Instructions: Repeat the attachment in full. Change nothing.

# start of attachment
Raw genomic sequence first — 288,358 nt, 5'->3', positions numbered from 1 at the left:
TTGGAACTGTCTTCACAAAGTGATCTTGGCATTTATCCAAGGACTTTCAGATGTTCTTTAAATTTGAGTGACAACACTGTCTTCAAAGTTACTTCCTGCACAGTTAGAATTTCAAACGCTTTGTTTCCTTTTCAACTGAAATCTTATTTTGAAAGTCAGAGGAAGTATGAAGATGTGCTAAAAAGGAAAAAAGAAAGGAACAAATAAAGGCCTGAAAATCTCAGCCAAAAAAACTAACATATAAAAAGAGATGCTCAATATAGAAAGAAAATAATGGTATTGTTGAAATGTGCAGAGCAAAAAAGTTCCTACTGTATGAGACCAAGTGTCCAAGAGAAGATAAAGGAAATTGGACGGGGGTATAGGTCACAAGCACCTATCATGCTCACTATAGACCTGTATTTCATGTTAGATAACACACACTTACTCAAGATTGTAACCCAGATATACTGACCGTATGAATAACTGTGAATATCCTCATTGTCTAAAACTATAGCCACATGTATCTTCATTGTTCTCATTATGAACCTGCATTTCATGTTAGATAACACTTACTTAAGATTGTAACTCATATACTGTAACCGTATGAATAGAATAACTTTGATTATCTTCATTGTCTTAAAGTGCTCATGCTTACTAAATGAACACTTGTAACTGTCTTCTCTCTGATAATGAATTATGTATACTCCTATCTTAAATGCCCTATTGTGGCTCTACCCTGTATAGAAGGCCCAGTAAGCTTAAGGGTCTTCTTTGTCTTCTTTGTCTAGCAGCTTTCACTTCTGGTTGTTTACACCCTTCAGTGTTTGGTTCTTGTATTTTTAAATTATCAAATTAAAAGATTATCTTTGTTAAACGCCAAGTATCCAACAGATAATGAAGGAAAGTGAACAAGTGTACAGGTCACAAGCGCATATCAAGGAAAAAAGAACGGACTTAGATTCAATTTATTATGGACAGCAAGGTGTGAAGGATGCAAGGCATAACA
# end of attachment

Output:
Raw genomic sequence first — 288,358 nt, 5'->3', positions numbered from 1 at the left:
TTGGAACTGTCTTCACAAAGTGATCTTGGCATTTATCCAAGGACTTTCAGATGTTCTTTAAATTTGAGTGACAACACTGTCTTCAAAGTTACTTCCTGCACAGTTAGAATTTCAAACGCTTTGTTTCCTTTTCAACTGAAATCTTATTTTGAAAGTCAGAGGAAGTATGAAGATGTGCTAAAAAGGAAAAAAGAAAGGAACAAATAAAGGCCTGAAAATCTCAGCCAAAAAAACTAACATATAAAAAGAGATGCTCAATATAGAAAGAAAATAATGGTATTGTTGAAATGTGCAGAGCAAAAAAGTTCCTACTGTATGAGACCAAGTGTCCAAGAGAAGATAAAGGAAATTGGACGGGGGTATAGGTCACAAGCACCTATCATGCTCACTATAGACCTGTATTTCATGTTAGATAACACACACTTACTCAAGATTGTAACCCAGATATACTGACCGTATGAATAACTGTGAATATCCTCATTGTCTAAAACTATAGCCACATGTATCTTCATTGTTCTCATTATGAACCTGCATTTCATGTTAGATAACACTTACTTAAGATTGTAACTCATATACTGTAACCGTATGAATAGAATAACTTTGATTATCTTCATTGTCTTAAAGTGCTCATGCTTACTAAATGAACACTTGTAACTGTCTTCTCTCTGATAATGAATTATGTATACTCCTATCTTAAATGCCCTATTGTGGCTCTACCCTGTATAGAAGGCCCAGTAAGCTTAAGGGTCTTCTTTGTCTTCTTTGTCTAGCAGCTTTCACTTCTGGTTGTTTACACCCTTCAGTGTTTGGTTCTTGTATTTTTAAATTATCAAATTAAAAGATTATCTTTGTTAAACGCCAAGTATCCAACAGATAATGAAGGAAAGTGAACAAGTGTACAGGTCACAAGCGCATATCAAGGAAAAAAGAACGGACTTAGATTCAATTTATTATGGACAGCAAGGTGTGAAGGATGCAAGGCATAACA